[2 ]GRID grid.268415.c, Jiangsu Co-Innovation Center for the Prevention and Control of Important Animal Infectious Disease and Zoonosis, , Yangzhou University, ; Yangzhou, People’s Republic of China
                [3 ]GRID grid.463053.7, ISNI 0000 0000 9655 6126, College of Life Science, , Xinyang Normal University, ; Xinyang, China
                © The Author(s) 2020

                Open AccessThis article is licensed under a Creative Commons Attribution 4.0 International License, which permits use, sharing, adaptation, distribution and reproduction in any medium or format, as long as you give appropriate credit to the original author(s) and the source, provide a link to the Creative Commons licence, and indicate if changes were made. The images or other third party material in this article are included in the article's Creative Commons licence, unless indicated otherwise in a credit line to the material. If material is not included in the article's Creative Commons licence and your intended use is not permitted by statutory regulation or exceeds the permitted use, you will need to obtain permission directly from the copyright holder. To view a copy of this licence, visit The Creative Commons Public Domain Dedication waiver ( applies to the data made available in this article, unless otherwise stated in a credit line to the data.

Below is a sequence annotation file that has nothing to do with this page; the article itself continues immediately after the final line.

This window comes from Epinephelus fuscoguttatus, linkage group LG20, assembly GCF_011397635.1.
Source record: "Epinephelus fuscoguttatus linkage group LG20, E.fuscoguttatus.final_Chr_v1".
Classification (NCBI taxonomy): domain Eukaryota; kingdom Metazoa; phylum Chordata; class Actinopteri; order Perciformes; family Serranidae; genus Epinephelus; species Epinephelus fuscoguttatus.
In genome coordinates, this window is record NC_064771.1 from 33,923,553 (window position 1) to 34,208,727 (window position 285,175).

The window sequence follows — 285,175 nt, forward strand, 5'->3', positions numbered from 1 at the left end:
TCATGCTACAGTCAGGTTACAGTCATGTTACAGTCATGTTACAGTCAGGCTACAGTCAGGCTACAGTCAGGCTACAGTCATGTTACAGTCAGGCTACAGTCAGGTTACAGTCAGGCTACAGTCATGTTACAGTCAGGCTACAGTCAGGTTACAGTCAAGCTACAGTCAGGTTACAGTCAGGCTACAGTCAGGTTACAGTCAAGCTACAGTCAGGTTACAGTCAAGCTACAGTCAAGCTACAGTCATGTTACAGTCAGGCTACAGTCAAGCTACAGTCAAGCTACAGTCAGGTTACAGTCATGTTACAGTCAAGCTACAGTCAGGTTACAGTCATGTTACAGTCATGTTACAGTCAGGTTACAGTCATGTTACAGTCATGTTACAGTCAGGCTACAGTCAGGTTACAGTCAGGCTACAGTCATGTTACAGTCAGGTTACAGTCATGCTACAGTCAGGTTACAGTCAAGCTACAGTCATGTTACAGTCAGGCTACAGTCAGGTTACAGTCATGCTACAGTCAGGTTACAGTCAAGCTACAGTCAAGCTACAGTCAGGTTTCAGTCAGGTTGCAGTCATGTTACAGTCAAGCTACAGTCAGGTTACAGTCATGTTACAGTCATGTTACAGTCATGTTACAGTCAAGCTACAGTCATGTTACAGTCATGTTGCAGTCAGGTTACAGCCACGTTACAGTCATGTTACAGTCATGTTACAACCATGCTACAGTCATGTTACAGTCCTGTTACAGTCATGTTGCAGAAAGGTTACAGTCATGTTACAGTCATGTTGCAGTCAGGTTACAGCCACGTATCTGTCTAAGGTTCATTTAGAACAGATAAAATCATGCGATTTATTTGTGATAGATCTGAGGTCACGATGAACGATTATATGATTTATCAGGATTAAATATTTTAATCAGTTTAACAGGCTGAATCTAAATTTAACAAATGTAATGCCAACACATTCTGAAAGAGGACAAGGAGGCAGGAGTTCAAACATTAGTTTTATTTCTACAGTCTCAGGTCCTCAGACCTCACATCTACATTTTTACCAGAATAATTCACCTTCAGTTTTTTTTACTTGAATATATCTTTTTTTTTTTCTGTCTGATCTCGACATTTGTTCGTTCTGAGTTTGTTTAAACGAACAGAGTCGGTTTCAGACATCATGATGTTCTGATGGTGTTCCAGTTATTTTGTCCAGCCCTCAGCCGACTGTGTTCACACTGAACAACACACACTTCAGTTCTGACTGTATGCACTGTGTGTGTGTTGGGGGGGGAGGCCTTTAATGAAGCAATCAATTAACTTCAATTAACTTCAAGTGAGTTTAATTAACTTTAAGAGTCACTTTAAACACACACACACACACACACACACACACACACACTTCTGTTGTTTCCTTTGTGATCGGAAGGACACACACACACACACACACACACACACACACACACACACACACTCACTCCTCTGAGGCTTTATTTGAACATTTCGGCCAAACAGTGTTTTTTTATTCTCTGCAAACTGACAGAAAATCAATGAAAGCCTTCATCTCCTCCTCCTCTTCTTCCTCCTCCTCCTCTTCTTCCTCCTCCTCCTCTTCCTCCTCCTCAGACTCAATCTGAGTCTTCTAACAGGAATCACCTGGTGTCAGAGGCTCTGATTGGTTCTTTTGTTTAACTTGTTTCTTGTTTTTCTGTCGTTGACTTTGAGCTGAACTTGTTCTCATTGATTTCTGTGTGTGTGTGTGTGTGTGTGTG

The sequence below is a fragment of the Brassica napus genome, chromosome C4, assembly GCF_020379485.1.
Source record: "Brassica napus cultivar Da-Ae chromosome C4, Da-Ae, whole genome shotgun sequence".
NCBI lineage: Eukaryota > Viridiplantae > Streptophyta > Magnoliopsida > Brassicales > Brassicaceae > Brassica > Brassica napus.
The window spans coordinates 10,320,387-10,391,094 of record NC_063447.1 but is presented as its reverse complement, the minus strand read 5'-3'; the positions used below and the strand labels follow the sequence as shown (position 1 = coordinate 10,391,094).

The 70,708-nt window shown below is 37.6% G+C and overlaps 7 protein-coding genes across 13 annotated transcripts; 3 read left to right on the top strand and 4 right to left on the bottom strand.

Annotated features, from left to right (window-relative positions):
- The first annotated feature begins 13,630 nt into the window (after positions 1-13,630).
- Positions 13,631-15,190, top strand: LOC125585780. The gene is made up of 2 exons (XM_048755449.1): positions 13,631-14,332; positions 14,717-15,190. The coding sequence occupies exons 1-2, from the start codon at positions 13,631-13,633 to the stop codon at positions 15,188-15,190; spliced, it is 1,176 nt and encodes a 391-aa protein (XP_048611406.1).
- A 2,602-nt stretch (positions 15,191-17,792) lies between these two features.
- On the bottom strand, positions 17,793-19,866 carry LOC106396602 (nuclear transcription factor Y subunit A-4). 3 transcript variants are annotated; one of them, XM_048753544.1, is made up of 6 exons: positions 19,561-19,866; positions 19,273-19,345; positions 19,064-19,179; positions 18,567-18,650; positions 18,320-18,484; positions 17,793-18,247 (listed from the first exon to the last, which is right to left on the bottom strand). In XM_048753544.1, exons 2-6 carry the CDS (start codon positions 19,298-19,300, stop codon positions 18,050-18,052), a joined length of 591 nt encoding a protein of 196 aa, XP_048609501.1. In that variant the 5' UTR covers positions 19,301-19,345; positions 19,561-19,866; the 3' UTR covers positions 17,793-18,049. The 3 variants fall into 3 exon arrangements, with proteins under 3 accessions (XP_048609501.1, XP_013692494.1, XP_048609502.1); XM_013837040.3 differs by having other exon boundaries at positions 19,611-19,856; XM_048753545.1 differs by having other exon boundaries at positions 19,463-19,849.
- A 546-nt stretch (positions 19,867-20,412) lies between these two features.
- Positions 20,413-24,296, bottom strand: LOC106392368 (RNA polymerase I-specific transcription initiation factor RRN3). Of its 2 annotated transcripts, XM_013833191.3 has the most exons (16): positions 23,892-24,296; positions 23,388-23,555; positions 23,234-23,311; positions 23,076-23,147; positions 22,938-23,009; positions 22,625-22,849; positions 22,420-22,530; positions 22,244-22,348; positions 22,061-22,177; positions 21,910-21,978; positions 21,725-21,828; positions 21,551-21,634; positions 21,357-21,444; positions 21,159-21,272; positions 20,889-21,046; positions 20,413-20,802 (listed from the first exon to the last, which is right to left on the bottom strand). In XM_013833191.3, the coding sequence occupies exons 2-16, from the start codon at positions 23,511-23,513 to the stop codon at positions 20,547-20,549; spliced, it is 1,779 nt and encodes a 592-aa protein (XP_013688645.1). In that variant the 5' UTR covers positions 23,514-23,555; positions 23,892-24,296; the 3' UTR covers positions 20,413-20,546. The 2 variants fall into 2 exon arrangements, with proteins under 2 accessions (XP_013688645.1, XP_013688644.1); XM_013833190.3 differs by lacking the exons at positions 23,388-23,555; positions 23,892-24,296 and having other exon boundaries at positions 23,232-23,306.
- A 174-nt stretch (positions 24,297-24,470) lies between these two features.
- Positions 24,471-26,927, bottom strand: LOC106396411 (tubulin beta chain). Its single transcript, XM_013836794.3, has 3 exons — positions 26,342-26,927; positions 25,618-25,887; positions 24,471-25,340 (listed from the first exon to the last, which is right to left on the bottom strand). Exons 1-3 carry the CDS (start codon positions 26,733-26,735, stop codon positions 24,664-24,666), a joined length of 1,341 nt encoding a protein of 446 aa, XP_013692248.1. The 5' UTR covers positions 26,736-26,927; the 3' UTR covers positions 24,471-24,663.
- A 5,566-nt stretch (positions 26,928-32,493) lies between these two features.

Funded by: FundRef, National Natural Science Foundation of China;
                Award ID: 31872478
                Award Recipient :
                Funded by: National Key Research and Development Programs of China
                Award ID: 2016YFD0500103
                Award Recipient :
                Funded by: FundRef, Natural Science Foundation of Shanghai;
                Award ID: 19ZR1469100
                Award Recipient :
                Funded by: FundRef, China Postdoctoral Science Foundation;
                Award ID: 2017M611074
                Award Recipient :
                Custom metadata
                © The Author(s) 2020

                Microbiology & Virology

                spike protein, monoclonal antibody, epitope, pedv


                Comment on this article